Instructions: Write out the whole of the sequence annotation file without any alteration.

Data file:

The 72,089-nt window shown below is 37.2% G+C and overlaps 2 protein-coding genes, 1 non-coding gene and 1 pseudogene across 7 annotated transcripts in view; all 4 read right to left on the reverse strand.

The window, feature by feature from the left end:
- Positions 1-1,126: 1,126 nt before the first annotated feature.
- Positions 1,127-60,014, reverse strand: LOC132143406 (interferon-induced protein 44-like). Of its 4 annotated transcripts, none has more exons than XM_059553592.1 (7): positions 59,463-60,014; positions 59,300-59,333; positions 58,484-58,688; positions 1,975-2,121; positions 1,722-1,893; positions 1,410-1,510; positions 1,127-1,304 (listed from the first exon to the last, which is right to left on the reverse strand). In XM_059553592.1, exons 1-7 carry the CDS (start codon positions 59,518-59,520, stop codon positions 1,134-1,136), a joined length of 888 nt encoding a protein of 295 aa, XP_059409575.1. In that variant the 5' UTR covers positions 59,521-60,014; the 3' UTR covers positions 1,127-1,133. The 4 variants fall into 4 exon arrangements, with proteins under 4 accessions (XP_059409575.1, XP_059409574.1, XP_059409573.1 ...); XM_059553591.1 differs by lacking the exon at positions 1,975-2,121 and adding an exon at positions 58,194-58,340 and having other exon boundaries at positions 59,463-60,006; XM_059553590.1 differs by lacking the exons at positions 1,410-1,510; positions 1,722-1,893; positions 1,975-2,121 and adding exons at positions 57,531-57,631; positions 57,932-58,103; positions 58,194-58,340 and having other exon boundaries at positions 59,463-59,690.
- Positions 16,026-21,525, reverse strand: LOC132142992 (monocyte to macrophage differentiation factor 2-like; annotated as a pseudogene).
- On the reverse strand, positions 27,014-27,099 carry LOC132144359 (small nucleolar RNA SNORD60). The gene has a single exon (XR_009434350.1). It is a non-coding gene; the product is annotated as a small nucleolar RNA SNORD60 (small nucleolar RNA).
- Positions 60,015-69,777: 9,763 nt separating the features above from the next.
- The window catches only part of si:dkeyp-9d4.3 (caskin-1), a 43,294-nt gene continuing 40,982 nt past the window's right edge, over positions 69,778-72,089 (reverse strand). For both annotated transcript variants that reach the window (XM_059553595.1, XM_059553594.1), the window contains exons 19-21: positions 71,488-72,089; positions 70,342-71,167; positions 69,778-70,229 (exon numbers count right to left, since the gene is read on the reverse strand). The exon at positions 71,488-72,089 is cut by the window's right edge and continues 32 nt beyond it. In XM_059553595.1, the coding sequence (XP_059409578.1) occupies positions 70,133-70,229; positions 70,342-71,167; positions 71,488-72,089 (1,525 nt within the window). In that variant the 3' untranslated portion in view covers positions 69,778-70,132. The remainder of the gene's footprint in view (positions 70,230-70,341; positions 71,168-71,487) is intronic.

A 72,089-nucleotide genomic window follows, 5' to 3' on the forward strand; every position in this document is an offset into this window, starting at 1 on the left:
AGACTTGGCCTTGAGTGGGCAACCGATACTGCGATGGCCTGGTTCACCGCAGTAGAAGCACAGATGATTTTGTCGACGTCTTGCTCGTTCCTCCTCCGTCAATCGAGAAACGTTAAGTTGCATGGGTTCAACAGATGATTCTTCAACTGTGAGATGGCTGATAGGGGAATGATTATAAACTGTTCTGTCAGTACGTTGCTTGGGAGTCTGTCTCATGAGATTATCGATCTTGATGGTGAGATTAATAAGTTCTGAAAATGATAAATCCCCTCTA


The 72,089-nt window shown below is 37.2% G+C and overlaps 2 protein-coding genes, 1 non-coding gene and 1 pseudogene across 7 annotated transcripts in view; all 4 read right to left on the reverse strand.

The window, feature by feature from the left end:
- Positions 1-1,126: 1,126 nt before the first annotated feature.
- Positions 1,127-60,014, reverse strand: LOC132143406 (interferon-induced protein 44-like). Of its 4 annotated transcripts, none has more exons than XM_059553592.1 (7): positions 59,463-60,014; positions 59,300-59,333; positions 58,484-58,688; positions 1,975-2,121; positions 1,722-1,893; positions 1,410-1,510; positions 1,127-1,304 (listed from the first exon to the last, which is right to left on the reverse strand). In XM_059553592.1, exons 1-7 carry the CDS (start codon positions 59,518-59,520, stop codon positions 1,134-1,136), a joined length of 888 nt encoding a protein of 295 aa, XP_059409575.1. In that variant the 5' UTR covers positions 59,521-60,014; the 3' UTR covers positions 1,127-1,133. The 4 variants fall into 4 exon arrangements, with proteins under 4 accessions (XP_059409575.1, XP_059409574.1, XP_059409573.1 ...); XM_059553591.1 differs by lacking the exon at positions 1,975-2,121 and adding an exon at positions 58,194-58,340 and having other exon boundaries at positions 59,463-60,006; XM_059553590.1 differs by lacking the exons at positions 1,410-1,510; positions 1,722-1,893; positions 1,975-2,121 and adding exons at positions 57,531-57,631; positions 57,932-58,103; positions 58,194-58,340 and having other exon boundaries at positions 59,463-59,690.
- Positions 16,026-21,525, reverse strand: LOC132142992 (monocyte to macrophage differentiation factor 2-like; annotated as a pseudogene).
- On the reverse strand, positions 27,014-27,099 carry LOC132144359 (small nucleolar RNA SNORD60). The gene has a single exon (XR_009434350.1). It is a non-coding gene; the product is annotated as a small nucleolar RNA SNORD60 (small nucleolar RNA).
- Positions 60,015-69,777: 9,763 nt separating the features above from the next.
- The window catches only part of si:dkeyp-9d4.3 (caskin-1), a 43,294-nt gene continuing 40,982 nt past the window's right edge, over positions 69,778-72,089 (reverse strand). For both annotated transcript variants that reach the window (XM_059553595.1, XM_059553594.1), the window contains exons 19-21: positions 71,488-72,089; positions 70,342-71,167; positions 69,778-70,229 (exon numbers count right to left, since the gene is read on the reverse strand). The exon at positions 71,488-72,089 is cut by the window's right edge and continues 32 nt beyond it. In XM_059553595.1, the coding sequence (XP_059409578.1) occupies positions 70,133-70,229; positions 70,342-71,167; positions 71,488-72,089 (1,525 nt within the window). In that variant the 3' untranslated portion in view covers positions 69,778-70,132. The remainder of the gene's footprint in view (positions 70,230-70,341; positions 71,168-71,487) is intronic.

A 72,089-nucleotide genomic window follows, 5' to 3' on the forward strand; every position in this document is an offset into this window, starting at 1 on the left:
AGACTTGGCCTTGAGTGGGCAACCGATACTGCGATGGCCTGGTTCACCGCAGTAGAAGCACAGATGATTTTGTCGACGTCTTGCTCGTTCCTCCTCCGTCAATCGAGAAACGTTAAGTTGCATGGGTTCAACAGATGATTCTTCAACTGTGAGATGGCTGATAGGGGAATGATTATAAACTGTTCTGTCAGTACGTTGCTTGGGAGTCTGTCTCATGAGATTATCGATCTTGATGGTGAGATTAATAAGTTCTGAAAATGATAAATCCCCTCTA